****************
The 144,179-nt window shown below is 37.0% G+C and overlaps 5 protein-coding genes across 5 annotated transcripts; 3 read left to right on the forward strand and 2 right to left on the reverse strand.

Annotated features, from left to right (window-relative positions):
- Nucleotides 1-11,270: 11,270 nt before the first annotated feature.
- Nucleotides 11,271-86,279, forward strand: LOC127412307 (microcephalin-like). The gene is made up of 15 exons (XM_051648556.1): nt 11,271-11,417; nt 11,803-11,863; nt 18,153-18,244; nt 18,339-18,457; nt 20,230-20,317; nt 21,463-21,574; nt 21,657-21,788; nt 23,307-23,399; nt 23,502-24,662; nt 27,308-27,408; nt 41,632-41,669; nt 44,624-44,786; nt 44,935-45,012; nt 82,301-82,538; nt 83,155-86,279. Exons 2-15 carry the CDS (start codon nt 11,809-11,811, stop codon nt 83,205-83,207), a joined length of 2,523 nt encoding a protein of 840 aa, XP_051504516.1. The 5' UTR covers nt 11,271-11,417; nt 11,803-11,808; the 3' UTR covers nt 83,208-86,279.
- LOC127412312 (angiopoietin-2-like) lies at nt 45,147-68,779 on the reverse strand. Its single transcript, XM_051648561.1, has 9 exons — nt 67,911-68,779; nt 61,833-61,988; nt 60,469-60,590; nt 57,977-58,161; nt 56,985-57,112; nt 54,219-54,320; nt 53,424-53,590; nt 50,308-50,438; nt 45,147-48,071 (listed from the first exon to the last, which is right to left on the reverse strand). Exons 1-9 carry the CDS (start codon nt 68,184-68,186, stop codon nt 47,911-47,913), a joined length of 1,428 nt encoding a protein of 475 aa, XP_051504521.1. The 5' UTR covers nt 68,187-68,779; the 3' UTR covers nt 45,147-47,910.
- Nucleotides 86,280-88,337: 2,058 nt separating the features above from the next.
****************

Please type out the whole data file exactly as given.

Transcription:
The 144,179-nt window shown below is 37.0% G+C and overlaps 5 protein-coding genes across 5 annotated transcripts; 3 read left to right on the forward strand and 2 right to left on the reverse strand.

Annotated features, from left to right (window-relative positions):
- Nucleotides 1-11,270: 11,270 nt before the first annotated feature.
- Nucleotides 11,271-86,279, forward strand: LOC127412307 (microcephalin-like). The gene is made up of 15 exons (XM_051648556.1): nt 11,271-11,417; nt 11,803-11,863; nt 18,153-18,244; nt 18,339-18,457; nt 20,230-20,317; nt 21,463-21,574; nt 21,657-21,788; nt 23,307-23,399; nt 23,502-24,662; nt 27,308-27,408; nt 41,632-41,669; nt 44,624-44,786; nt 44,935-45,012; nt 82,301-82,538; nt 83,155-86,279. Exons 2-15 carry the CDS (start codon nt 11,809-11,811, stop codon nt 83,205-83,207), a joined length of 2,523 nt encoding a protein of 840 aa, XP_051504516.1. The 5' UTR covers nt 11,271-11,417; nt 11,803-11,808; the 3' UTR covers nt 83,208-86,279.
- LOC127412312 (angiopoietin-2-like) lies at nt 45,147-68,779 on the reverse strand. Its single transcript, XM_051648561.1, has 9 exons — nt 67,911-68,779; nt 61,833-61,988; nt 60,469-60,590; nt 57,977-58,161; nt 56,985-57,112; nt 54,219-54,320; nt 53,424-53,590; nt 50,308-50,438; nt 45,147-48,071 (listed from the first exon to the last, which is right to left on the reverse strand). Exons 1-9 carry the CDS (start codon nt 68,184-68,186, stop codon nt 47,911-47,913), a joined length of 1,428 nt encoding a protein of 475 aa, XP_051504521.1. The 5' UTR covers nt 68,187-68,779; the 3' UTR covers nt 45,147-47,910.
- Nucleotides 86,280-88,337: 2,058 nt separating the features above from the next.